Chair of FDA's vac­cine ad­comm — who's al­so a lead in­ves­ti­ga­tor of Mod­er­na's vac­cine — re­cus­es her­self from Covid-19 talks

When the FDA’s Vaccines and Related Biological Products Advisory Committee meets next month to discuss the development and authorization of Covid-19 vaccines, the chairwoman won’t be there.

Hana El Sahly has recused herself from the expert panel’s review of the topic, citing her role as a lead investigator in Moderna’s Phase III trial, Reuters reported. An associate professor of virology and microbiology at Baylor College of Medicine in Houston, El Sahly was appointed the chairwoman last year.

David Berry (Flagship)

Flag­ship's next big tech­no­log­i­cal bet? The cloud

Earlier this month, Flagship announced their big bet on the software half the industry is talking about, launching the AI and machine learning startup. Now, they and a couple other investors are gambling $100 million on a software that much of the public generally thinks of as a cool, IT afterthought: cloud computing.

The idea, says founder and Flagship partner David Berry, is one of scale: The sheer magnitude of biological data that you can store on cloud technology is unprecedented. And that size, when leveraged properly, can allow you to ask questions and form insights that are similarly unprecedented.

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Vas Narasimhan (AP Images)

UP­DAT­ED: Still held down by clin­i­cal hold, No­var­tis' Zol­gens­ma falls fur­ther be­hind Bio­gen and Roche as FDA asks for a new piv­otal study

Last October, the FDA slowed down Novartis’ quest to extend its gene therapy to older spinal muscular atrophy patients by slapping a partial hold on intrathecal administration. Almost a year later, the hold is still there, and regulators are adding another hurdle required for regulatory submission: a new pivotal confirmatory study.

The new requirement — which departs significantly from Novartis’ prior expectations — will likely stretch the path to registration beyond 2021, when analysts were expecting a BLA submission. That could mean more time for Biogen to reap Spinraza revenues and Roche to ramp up sales of Evrysdi in the absence of a rival.

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PhII Alzheimer's fail­ure deals new blow to Roche, AC Im­mune — but the tau hy­poth­e­sis is far from dead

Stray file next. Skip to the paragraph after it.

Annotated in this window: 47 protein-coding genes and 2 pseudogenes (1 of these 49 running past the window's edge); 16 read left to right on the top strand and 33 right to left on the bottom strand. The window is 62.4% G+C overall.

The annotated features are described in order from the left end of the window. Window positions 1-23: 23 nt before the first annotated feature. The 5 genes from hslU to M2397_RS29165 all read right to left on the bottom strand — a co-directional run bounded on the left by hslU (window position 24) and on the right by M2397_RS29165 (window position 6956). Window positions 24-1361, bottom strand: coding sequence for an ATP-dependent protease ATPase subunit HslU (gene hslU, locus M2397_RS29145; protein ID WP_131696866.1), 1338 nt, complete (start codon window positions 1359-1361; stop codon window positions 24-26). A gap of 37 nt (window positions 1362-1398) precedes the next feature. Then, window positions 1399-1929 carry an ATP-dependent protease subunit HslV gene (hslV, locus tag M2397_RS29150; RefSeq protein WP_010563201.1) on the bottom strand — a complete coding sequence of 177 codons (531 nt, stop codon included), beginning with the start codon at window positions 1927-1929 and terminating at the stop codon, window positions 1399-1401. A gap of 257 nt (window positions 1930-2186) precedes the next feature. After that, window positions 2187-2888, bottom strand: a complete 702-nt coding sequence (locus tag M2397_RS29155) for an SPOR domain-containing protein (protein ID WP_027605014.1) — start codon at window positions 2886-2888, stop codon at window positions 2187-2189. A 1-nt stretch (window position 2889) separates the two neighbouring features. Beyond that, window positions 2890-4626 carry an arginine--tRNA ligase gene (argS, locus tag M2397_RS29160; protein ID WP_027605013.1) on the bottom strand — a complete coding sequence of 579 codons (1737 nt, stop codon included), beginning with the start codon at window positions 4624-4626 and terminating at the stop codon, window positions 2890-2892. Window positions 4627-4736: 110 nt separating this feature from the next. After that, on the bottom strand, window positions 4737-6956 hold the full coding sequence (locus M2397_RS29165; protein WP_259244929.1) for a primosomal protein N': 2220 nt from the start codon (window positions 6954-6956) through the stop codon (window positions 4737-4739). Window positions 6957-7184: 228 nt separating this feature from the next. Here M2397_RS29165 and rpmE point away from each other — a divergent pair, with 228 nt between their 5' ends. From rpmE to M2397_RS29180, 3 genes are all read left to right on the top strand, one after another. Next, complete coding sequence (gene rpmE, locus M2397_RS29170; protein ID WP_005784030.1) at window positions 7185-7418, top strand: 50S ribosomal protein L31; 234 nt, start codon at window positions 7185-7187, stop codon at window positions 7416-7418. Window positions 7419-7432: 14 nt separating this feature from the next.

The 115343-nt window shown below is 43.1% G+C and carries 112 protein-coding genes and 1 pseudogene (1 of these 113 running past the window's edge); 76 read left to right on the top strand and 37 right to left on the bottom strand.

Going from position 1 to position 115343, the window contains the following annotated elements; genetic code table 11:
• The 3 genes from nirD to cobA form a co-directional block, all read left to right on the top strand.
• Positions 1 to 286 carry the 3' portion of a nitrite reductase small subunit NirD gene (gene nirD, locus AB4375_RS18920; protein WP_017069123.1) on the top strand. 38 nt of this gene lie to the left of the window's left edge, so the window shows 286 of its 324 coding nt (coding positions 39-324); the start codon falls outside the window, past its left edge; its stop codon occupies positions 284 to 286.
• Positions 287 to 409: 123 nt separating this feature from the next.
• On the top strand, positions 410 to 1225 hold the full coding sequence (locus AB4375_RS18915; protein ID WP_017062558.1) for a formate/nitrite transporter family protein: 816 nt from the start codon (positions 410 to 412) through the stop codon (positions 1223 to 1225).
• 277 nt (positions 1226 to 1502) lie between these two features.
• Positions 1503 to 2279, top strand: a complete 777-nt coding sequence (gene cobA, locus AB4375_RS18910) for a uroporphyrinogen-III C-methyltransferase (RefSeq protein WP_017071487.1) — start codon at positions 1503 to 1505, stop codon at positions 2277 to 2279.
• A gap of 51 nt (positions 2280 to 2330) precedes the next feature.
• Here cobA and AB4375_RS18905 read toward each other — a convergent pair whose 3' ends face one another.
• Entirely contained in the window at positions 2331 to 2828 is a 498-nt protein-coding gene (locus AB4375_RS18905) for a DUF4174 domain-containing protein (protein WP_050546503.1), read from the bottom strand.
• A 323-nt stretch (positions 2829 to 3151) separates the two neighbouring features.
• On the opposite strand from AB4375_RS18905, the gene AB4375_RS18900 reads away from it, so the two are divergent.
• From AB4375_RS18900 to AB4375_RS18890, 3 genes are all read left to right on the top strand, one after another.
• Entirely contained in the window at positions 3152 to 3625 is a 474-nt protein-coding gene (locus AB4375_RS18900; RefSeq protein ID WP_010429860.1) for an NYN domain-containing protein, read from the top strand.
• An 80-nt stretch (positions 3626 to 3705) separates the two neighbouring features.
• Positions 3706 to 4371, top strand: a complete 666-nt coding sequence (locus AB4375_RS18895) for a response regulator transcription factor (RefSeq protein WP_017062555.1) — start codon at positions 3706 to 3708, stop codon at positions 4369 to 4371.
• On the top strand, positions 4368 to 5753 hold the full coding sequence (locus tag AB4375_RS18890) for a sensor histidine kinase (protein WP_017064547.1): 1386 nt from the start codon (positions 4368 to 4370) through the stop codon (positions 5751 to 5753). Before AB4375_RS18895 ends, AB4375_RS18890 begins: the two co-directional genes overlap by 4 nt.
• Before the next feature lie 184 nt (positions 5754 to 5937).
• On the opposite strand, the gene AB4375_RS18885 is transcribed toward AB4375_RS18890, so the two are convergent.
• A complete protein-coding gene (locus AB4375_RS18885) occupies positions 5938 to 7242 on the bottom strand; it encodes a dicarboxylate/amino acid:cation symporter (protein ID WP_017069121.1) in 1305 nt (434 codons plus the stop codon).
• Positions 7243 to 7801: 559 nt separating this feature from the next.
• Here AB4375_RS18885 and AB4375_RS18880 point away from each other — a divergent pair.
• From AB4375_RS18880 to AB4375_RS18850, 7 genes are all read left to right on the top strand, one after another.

The leading anti-tau antibody has failed its first Phase II testing, casting a shadow on a popular target (just trailing amyloid beta) for Alzheimer’s disease.

Roche and AC Immune are quick to acknowledge disappointment in the topline readout, which suggested that semorinemab did not reduce cognitive decline among patients with early Alzheimer’s disease, who are either just starting to have symptoms or have mild manifestations.

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Jim Roberts and Brian Finrow (Lumen Bioscience)

With a $4M fed­er­al grant, Lu­men jumps in­to the Covid-19 treat­ment race

It’s been less than a month since Lumen Bioscience announced a $16 million Series B to engineer spirulina — a nutrient-packed super food — for diseases like traveler’s diarrhea, norovirus and C. difficile colitis. And now, the biotech has pulled in another $4 million to do the same for Covid-19.

The approach is quite similar to other gastrointestinal targets the company is pursuing, co-founders and Brian Finrow and Jim Roberts said. The Seattle-based company is working on a camelid antibody cocktail to combat GI infection common among Covid-19 patients. In a study published in the American Journal of Gastroenterology, a majority of Covid-19 patients showed GI and respiratory symptoms, and 25% had only GI symptoms.

Covid-19 roundup: J&J be­gins piv­otal Phase III tri­al for vac­cine; Con­tro­ver­sial hu­man chal­lenge tri­als to be­gin in Lon­don — re­port

Johnson & Johnson announced it’s beginning a pivotal Phase III trial for its Covid-19 candidate, JNJ-78436735 — the first single-dose vaccine in this stage.

The Phase III trial, dubbed ENSEMBLE, will enroll 60,000 patients worldwide, making it the largest Phase III study of a Covid-19 vaccine to date. J&J said the candidate achieved positive interim results in a Phase I/IIa study, which will be published “imminently.” There’s a possibility that the first batches will be ready for potential emergency use in early 2021, according to the company.